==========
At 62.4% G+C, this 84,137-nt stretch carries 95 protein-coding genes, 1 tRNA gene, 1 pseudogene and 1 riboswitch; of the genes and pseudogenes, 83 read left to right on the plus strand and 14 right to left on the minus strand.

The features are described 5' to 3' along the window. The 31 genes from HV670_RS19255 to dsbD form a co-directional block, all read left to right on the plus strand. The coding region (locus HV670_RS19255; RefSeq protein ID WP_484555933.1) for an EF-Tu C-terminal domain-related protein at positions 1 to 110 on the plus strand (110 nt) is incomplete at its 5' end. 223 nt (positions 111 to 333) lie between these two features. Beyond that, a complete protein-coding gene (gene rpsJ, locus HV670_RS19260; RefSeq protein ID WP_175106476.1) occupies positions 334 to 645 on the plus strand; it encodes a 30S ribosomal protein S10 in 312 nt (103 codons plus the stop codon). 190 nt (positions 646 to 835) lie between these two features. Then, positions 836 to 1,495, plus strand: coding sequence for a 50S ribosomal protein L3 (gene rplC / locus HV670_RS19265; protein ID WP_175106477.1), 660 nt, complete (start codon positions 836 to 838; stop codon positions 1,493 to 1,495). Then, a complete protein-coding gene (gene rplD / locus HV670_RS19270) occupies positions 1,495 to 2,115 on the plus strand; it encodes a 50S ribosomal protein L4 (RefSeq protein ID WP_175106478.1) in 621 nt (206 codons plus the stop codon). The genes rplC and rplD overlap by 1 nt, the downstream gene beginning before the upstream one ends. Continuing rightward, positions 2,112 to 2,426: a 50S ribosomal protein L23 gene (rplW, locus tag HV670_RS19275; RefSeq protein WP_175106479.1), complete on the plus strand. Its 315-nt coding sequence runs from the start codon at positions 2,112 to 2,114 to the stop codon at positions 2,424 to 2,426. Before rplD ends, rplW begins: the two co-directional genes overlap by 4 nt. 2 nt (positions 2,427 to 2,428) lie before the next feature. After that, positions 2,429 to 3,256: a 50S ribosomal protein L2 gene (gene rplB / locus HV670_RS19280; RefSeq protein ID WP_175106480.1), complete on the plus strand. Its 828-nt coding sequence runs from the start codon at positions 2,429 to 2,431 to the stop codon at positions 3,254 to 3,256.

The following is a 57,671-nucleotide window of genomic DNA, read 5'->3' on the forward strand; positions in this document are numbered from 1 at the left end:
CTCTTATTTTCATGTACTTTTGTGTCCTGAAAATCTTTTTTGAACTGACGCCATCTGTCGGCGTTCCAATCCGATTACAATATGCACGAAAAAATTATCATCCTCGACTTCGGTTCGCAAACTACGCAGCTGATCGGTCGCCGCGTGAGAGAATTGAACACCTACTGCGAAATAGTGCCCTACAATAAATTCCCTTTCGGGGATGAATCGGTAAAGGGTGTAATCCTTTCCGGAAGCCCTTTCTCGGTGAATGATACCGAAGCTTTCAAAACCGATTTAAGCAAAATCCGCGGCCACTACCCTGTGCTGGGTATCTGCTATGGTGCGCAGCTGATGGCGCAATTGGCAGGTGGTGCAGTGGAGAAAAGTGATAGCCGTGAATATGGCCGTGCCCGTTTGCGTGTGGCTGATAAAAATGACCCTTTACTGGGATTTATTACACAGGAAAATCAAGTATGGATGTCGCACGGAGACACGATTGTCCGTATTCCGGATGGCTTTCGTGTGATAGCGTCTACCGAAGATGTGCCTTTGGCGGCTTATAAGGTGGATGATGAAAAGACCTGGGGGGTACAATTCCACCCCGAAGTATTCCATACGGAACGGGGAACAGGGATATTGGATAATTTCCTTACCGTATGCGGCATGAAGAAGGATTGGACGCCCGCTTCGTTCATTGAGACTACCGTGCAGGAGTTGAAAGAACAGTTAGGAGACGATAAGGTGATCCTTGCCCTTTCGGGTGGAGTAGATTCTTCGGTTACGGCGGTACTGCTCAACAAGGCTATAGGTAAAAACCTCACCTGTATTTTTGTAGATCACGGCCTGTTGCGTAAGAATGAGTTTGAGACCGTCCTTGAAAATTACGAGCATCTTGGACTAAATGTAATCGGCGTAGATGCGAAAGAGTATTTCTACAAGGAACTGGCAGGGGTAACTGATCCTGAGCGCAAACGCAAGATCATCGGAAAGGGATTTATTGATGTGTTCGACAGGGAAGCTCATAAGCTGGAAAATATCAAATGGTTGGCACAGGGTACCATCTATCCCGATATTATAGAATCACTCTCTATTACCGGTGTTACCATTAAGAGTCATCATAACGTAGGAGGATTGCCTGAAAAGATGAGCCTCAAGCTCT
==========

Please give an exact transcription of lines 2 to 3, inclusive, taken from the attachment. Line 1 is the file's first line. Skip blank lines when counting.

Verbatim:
The features are described 5' to 3' along the window. The 31 genes from HV670_RS19255 to dsbD form a co-directional block, all read left to right on the plus strand. The coding region (locus HV670_RS19255; RefSeq protein ID WP_484555933.1) for an EF-Tu C-terminal domain-related protein at positions 1 to 110 on the plus strand (110 nt) is incomplete at its 5' end. 223 nt (positions 111 to 333) lie between these two features. Beyond that, a complete protein-coding gene (gene rpsJ, locus HV670_RS19260; RefSeq protein ID WP_175106476.1) occupies positions 334 to 645 on the plus strand; it encodes a 30S ribosomal protein S10 in 312 nt (103 codons plus the stop codon). 190 nt (positions 646 to 835) lie between these two features. Then, positions 836 to 1,495, plus strand: coding sequence for a 50S ribosomal protein L3 (gene rplC / locus HV670_RS19265; protein ID WP_175106477.1), 660 nt, complete (start codon positions 836 to 838; stop codon positions 1,493 to 1,495). Then, a complete protein-coding gene (gene rplD / locus HV670_RS19270) occupies positions 1,495 to 2,115 on the plus strand; it encodes a 50S ribosomal protein L4 (RefSeq protein ID WP_175106478.1) in 621 nt (206 codons plus the stop codon). The genes rplC and rplD overlap by 1 nt, the downstream gene beginning before the upstream one ends. Continuing rightward, positions 2,112 to 2,426: a 50S ribosomal protein L23 gene (rplW, locus tag HV670_RS19275; RefSeq protein WP_175106479.1), complete on the plus strand. Its 315-nt coding sequence runs from the start codon at positions 2,112 to 2,114 to the stop codon at positions 2,424 to 2,426. Before rplD ends, rplW begins: the two co-directional genes overlap by 4 nt. 2 nt (positions 2,427 to 2,428) lie before the next feature. After that, positions 2,429 to 3,256: a 50S ribosomal protein L2 gene (gene rplB / locus HV670_RS19280; RefSeq protein ID WP_175106480.1), complete on the plus strand. Its 828-nt coding sequence runs from the start codon at positions 2,429 to 2,431 to the stop codon at positions 3,254 to 3,256.

The following is a 57,671-nucleotide window of genomic DNA, read 5'->3' on the forward strand; positions in this document are numbered from 1 at the left end: